Nestled in the centre of a vast bay open to the ocean and set against a mountain backdrop, Saint-Jean-de-Luz, the city of swashbuckling privateers, has developed while preserving its identity. Although the time has long gone when whale hunters set sail on the open seas venturing as far as Newfoundland, the long-liners and gill-netters still bustle in and out of this pretty fishing port. The pedestrian streets linking the ocean to the historic centre and its imposing houses bear witness to the fortune made by the 17th century ship-owners and are a reminder that the Sun King married here in 1660.
Saint-Jean-de-Luz has established itself as a wellness destination with 2 thalassotherapy centres open all year round. Life is peaceful and relaxed, there are an array of culinary delights to try, varied activities to enjoy and colourful characters to meet.
Some key moments from history
Louis XIV square
Louis XIV square is the beating heart of the historic town centre. Surrounded by superb and imposing houses, including Maison Louis XIV and the Hôtel de Ville guildhall, it is one of the town’s most lively places.
It is also the town’s central square where the main streets converge: Rue Gambetta, a pedestrian street lined with shops, direct access from the square to the port and the narrow Rue de la République that leads directly to the Grande Plage.
Activities staged on the bandstand in the centre of square regularly contribute to the party atmosphere. Terraces of the four bar-restaurants are the ideal place for inhabitants of Saint-Jean-de-Luz (aka the “Luziens”) to meet for coffee or drinks. Artists with their easels set up under the canopy provided by gnarled branches of pollarded plane trees.
Musical events are held on the bandstand at 11:30am every Sunday and on national holidays from Easter to All Saints’ Day. The toro de fuego fireworks show and confetti battle is held on Wednesdays and Sundays during the summer months, a tradition perpetuated since 1926.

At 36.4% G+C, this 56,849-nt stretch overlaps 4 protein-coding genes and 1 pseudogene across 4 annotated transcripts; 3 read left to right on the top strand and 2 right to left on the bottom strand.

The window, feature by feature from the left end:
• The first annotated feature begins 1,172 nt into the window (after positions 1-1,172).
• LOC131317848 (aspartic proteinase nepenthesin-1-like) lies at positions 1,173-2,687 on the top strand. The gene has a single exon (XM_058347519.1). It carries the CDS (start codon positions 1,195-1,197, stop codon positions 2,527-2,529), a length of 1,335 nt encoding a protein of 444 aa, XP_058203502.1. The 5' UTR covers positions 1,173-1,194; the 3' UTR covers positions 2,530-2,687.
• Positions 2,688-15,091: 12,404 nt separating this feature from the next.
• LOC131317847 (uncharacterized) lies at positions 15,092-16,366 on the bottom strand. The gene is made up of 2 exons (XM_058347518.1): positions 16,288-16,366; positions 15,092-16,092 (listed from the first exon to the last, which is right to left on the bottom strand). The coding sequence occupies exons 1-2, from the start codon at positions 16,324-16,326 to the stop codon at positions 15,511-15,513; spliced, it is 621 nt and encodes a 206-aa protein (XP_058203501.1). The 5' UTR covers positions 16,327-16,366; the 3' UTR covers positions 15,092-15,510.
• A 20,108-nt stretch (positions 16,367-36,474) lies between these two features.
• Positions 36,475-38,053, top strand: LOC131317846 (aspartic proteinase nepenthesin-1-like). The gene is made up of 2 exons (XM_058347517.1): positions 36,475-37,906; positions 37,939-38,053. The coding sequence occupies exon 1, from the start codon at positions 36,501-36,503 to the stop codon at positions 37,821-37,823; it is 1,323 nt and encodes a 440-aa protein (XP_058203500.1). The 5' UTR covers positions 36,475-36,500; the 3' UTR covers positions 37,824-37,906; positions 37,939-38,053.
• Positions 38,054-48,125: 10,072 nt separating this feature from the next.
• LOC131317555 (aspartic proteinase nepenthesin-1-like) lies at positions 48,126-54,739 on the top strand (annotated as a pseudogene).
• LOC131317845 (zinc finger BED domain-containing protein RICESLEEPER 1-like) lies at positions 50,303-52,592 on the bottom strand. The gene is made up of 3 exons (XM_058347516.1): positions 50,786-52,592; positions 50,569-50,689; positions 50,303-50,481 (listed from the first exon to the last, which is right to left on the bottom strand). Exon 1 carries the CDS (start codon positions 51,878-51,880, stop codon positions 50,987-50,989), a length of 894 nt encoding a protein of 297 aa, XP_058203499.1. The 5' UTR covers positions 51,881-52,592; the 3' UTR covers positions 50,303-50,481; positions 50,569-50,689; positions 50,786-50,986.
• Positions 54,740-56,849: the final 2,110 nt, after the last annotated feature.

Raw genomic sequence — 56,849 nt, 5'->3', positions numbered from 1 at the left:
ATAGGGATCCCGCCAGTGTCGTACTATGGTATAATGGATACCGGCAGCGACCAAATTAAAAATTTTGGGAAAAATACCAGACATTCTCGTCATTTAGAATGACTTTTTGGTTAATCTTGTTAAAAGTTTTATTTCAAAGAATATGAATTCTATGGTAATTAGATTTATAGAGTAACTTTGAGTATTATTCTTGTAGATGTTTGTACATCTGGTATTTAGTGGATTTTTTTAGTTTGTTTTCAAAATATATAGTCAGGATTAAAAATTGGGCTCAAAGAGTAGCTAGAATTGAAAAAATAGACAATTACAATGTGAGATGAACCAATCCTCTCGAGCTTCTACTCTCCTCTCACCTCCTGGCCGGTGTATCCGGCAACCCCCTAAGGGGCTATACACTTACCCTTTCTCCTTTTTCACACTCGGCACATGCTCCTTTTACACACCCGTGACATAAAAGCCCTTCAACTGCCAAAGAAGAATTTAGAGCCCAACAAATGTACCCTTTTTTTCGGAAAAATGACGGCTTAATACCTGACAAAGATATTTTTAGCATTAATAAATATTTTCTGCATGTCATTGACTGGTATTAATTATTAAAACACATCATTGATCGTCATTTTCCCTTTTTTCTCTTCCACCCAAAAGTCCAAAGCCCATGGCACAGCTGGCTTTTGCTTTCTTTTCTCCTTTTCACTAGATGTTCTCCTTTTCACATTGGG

A fun and family-friendly atmosphere guaranteed.
Not to be missed
The seashore promenade
The beach and promenade along the bay stretches from Socoa Fort to the Sainte-Barbe headland. Very early on, the town had a type of threshold seawall guaranteeing protection from the onslaughts of the sea that the Luziens called the “jetty” and which became a place to stroll along set against a backdrop of the Basque mountains.
Along the seafront there are some beautiful hotels, two thalassotherapy centres, some 19th century houses and very rare recent constructions.
The Jacques Thibaud promenade, which runs from Pavlovsky’s red Art Deco lighthouse to the Pergola, is fronted by red-shuttered town houses with their footbridges looking out over the Grande Plage and one of France’s most beautiful bays. .
The Pergola, designed by architect Mallet-Stevens in 1927, is home to some beachwear and souvenir shops, prêt-à-porter boutiques, restaurants and ice cream parlours.
After the Pergola is the Flots Bleus promenade that leads to Sainte-Barbe.
A haven of greenery to the north of Saint-Jean-de-Luz Bay catches the eye.
This rocky promontory, laid out as a public park, extends an open invitation to stroll, relax and just breathe in the sea air. There are children’s playground games, snack bars, park benches, an orientation table and lighthouse (a former chapel).
On Sainte-Barbe hill, you will be able to see all along the Basque coast. It offers one of the most beautiful panoramic views of Saint-Jean-de-Luz Bay and is one of the favourite spots for anyone wanting to watch the sun set over the ocean.
You can also continue your walk to the Sainte-Barbe neighbourhood.
The Grande Plage
Shopping and strolling
Rue Gambetta, Rue Loquin and Rue de la République, three pedestrian streets famous for their bustling, all-year-round commercial activity that contribute to Saint-Jean-de-Luz’ lively and dynamic profile.
Boulevards Victor Hugo and Thiers that encircle the town centre have a wealth of food shops, prêt-à-porter boutiques, service providers and art galleries.
Saint-Jean-de-Luz provides you with the special opportunity of shopping in long-established, specialist enterprises like Maison Adam patisserie, Maison Laffargue leather goods and Maison Lartigue 1910 Basque linen that are all just a stone’s throw from the ocean.
Traditional shops, local products, Basque crafts, up-to-the-minute retail outlets, shops are open all year round including on Sundays and national holidays.
On Tuesdays and Fridays all year round, and on Saturday in July and August, local producers crowd around the traditional Halles covered market, and set up their stalls on the forecourt to display their wares.